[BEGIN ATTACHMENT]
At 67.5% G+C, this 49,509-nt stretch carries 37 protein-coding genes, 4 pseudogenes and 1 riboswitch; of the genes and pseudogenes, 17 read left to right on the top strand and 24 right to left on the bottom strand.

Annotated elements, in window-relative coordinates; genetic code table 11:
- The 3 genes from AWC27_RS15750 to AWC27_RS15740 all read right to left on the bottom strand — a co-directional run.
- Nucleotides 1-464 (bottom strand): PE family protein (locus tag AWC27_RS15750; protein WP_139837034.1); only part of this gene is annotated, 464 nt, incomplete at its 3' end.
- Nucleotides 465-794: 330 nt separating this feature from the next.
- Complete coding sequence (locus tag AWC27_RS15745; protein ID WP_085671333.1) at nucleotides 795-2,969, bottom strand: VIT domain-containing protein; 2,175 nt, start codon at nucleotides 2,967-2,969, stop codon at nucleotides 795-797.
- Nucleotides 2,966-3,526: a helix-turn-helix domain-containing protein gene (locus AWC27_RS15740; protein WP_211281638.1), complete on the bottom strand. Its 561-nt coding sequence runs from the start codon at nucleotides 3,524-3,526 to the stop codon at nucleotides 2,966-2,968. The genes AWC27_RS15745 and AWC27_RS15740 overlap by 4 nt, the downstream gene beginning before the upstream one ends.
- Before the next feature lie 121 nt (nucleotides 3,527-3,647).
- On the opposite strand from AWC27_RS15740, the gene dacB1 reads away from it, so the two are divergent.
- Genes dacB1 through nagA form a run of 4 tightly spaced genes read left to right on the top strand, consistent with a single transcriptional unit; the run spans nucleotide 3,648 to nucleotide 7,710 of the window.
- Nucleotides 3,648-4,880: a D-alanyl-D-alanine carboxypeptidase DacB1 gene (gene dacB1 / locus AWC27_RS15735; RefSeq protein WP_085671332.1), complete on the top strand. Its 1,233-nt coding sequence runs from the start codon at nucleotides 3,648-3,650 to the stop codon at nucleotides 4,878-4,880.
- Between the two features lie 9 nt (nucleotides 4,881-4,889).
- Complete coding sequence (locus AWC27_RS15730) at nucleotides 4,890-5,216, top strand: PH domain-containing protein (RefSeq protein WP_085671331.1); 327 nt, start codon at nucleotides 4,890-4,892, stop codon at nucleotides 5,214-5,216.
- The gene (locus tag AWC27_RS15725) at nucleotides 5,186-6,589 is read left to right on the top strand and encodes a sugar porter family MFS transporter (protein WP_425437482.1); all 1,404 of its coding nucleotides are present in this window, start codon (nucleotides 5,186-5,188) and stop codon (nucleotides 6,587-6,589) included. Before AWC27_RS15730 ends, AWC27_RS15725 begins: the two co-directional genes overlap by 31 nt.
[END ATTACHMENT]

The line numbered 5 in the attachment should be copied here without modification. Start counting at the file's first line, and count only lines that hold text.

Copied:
- Nucleotides 465-794: 330 nt separating this feature from the next.